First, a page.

Do you want to be a used car salesman? Do you want to work the overnight shift for a janitorial service? Those are just a couple questions one college’s athletics coaches will soon be asking prospective recruits. In a new recruiting program seen as a swipe at the University of California and its worst-in-the nation graduation rates for football and basketball players, Gulf Isthmus University is capitalizing on reports about Cal’s admission standards for student athletes in revenue-generating sports.
Calvin Wilson, director of sports information at Gulf Isthmus, says it’s not that they see anything wrong with being a janitor. “My dad was a janitor. But you don’t need to waste years of your life, barely attending classes, and risking injury in athletic competition to be a janitor.”
Gulf Isthmus University, located in Orina Seca, California, just 65 miles from Berkeley, is a respected school whose sports programs garner laurels, too. In a new recruiting video, a voiceover informs viewers that “some schools only want to use their student athletes for profit and publicity, without regard to their duty to educate these young people. At Gulf Isthmus, putting the student first in ‘student athlete’ isn’t just syntax. It’s our mission and our passion.”
A more provocative section of the video follows a one-time Cal starting linebacker in his daily life, as he leaves his shift as a server at McDonald’s, gets turned down for a new iPhone because of bad credit, and looks for something to eat in the empty cupboards of his kitchen. His exclamation, “Fuck, Pop-Tarts again!” has become a viral hit and a catchphrase on Twitter. The video ends with the statement, “The Golden Bears are a good choice if you want to end up at the Golden Arches.”
Marvin Bommerpantz, chairman of the California Board of Collegiate Oversight and Standards Enforcement, has been shown the video and accompanying brochures and handouts. Bommerpantz says, “There’s nothing slanderous or libelous there about Cal. Unfortunately, it’s all true.”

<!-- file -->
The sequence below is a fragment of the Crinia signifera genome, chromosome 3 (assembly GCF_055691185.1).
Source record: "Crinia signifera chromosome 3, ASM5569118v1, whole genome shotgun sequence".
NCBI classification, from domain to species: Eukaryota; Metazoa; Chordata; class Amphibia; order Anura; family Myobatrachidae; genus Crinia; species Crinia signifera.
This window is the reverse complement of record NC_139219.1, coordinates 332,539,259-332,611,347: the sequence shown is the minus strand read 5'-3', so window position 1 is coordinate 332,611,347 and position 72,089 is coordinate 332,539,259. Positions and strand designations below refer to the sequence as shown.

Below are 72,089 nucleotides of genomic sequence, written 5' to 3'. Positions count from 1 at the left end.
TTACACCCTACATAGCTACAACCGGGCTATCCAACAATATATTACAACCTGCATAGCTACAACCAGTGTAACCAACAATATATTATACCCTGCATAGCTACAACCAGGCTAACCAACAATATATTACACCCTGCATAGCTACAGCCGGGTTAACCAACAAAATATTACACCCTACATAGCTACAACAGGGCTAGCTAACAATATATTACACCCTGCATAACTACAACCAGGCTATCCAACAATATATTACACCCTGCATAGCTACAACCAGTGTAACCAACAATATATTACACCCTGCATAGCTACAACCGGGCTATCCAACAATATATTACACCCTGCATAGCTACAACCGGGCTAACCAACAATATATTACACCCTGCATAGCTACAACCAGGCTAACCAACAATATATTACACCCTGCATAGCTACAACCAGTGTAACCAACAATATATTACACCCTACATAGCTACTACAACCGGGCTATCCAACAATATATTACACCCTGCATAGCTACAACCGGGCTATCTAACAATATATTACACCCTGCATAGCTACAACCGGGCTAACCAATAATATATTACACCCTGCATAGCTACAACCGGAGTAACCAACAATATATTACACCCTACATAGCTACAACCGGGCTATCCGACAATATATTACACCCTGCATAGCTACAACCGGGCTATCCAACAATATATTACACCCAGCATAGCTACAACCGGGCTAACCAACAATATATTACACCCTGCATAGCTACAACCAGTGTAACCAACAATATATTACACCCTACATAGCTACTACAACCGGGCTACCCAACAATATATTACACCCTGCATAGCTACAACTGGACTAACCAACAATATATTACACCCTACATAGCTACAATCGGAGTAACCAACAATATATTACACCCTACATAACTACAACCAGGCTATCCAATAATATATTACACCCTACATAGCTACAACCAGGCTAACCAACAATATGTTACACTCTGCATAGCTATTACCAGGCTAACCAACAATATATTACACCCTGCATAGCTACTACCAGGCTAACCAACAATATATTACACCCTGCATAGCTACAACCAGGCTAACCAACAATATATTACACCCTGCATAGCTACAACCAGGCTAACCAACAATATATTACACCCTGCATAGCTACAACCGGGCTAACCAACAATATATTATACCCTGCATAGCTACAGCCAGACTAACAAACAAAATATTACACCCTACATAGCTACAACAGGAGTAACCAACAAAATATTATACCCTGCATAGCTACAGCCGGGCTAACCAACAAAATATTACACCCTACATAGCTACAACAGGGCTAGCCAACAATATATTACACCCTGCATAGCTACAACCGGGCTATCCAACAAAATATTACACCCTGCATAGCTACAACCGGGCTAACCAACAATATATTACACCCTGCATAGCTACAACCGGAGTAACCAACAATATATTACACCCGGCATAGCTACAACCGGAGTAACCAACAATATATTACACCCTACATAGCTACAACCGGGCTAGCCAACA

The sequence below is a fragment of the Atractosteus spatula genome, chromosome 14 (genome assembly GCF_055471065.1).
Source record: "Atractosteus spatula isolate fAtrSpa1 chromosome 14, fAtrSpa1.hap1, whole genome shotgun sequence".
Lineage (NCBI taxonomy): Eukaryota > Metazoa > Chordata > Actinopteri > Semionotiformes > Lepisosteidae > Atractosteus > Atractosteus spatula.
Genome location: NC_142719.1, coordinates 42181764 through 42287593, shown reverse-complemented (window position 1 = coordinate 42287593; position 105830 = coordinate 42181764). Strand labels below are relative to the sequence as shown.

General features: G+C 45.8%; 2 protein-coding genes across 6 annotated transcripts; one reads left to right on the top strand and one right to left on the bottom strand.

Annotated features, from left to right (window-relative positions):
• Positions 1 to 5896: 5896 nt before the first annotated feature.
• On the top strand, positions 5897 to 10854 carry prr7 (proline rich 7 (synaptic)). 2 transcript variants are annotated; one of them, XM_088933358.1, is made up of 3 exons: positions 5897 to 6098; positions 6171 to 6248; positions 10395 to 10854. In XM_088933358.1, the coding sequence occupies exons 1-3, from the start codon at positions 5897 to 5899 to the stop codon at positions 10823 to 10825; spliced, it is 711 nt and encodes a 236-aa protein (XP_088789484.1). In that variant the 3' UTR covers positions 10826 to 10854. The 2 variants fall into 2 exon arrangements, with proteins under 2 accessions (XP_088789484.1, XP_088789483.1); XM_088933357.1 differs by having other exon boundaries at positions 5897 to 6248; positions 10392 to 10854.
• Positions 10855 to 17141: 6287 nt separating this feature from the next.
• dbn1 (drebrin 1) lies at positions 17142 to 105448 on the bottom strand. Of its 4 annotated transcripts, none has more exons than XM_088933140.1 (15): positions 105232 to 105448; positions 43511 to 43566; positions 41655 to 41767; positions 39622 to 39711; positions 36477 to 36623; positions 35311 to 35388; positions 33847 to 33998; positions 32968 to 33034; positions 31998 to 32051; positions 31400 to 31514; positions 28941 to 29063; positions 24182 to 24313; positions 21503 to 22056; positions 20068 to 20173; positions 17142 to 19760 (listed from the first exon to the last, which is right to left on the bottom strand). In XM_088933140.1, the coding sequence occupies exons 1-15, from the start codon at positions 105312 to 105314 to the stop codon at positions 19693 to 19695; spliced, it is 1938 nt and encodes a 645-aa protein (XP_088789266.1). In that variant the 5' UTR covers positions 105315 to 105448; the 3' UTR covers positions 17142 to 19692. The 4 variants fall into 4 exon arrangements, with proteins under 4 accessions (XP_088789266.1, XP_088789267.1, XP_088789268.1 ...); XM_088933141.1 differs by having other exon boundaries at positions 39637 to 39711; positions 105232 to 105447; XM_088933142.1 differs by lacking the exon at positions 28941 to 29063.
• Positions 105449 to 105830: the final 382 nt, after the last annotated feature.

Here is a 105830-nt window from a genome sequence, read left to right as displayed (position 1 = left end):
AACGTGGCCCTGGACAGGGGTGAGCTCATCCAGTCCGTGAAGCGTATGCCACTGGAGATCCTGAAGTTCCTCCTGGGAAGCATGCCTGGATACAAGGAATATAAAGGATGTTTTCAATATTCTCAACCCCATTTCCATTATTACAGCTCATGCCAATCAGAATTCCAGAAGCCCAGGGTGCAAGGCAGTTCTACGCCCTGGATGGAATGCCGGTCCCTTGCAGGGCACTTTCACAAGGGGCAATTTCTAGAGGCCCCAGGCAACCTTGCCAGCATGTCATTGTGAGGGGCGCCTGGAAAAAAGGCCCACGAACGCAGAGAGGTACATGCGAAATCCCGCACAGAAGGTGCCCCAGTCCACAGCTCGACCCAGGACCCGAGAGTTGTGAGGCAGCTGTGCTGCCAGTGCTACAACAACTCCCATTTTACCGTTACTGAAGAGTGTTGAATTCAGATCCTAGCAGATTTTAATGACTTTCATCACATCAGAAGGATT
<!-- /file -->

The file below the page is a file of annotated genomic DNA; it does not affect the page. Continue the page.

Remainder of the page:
In the video, Gulf Isthmus doesn’t pull punches about its drive for athletic excellence, either. According to their Sports Information Department, eight current Major League Baseball players, five current Major League Soccer players, and three current NFL players are Gulf Isthmus graduates. “If you want to be a professional athlete, we’re your school,” the video says. “But if you also care about your life after you’re done with sports, then we’re really your school.”
As reported by Ann Killion and Nanette Asimov in the San Francisco Chronicle, the University of California has a system in place that allows “athletes who average just 370 out of a possible 800 in each subject—math, critical reading and writing—[to be] invited to enroll….” This information comes from a report by John Cummins, former head of intercollegiate athletics at Cal, and Kirsten Hextrum, a doctoral student in the Graduate School of Education, according to the Chronicle article.
“It’s like we tell our recruits: when you treat your players like morons, you’re asking them to be morons,” says GIU’s Wilson. “We expect a lot more.” Asked for examples of former GIU athletes who have gone on to non-athletic success, Wilson provided the name of a dentist practicing in Alameda County.
A Bears alum who works in the sports information department at Gulf Isthmus leaked the school’s new recruiting materials to Cal’s departments of athletics and sports information. The alum, who spoke on condition of anonymity, says his conscience dictates that Cal pay a price for its academic standards when it comes to student athletes.
“As much as I hate to say it, I want them to be embarrassed. They should be. Cal’s my school. I’m so proud of that. Or at least I used to be. If I don’t see real, measurable progress in the standards to which Cal holds student athletes, I might cancel my family’s season tickets next fall.”
Cal undergrad Cornelius Jones takes a different tack. Jones calls the situation a “total face-plant. All this shit will pass once they get the dorks back in the labs and the real people in Strawberry Canyon.”
Fellow undergraduate Sarah Planck disagrees. “I can’t wait for the day when student athletes are treated exactly like students.”
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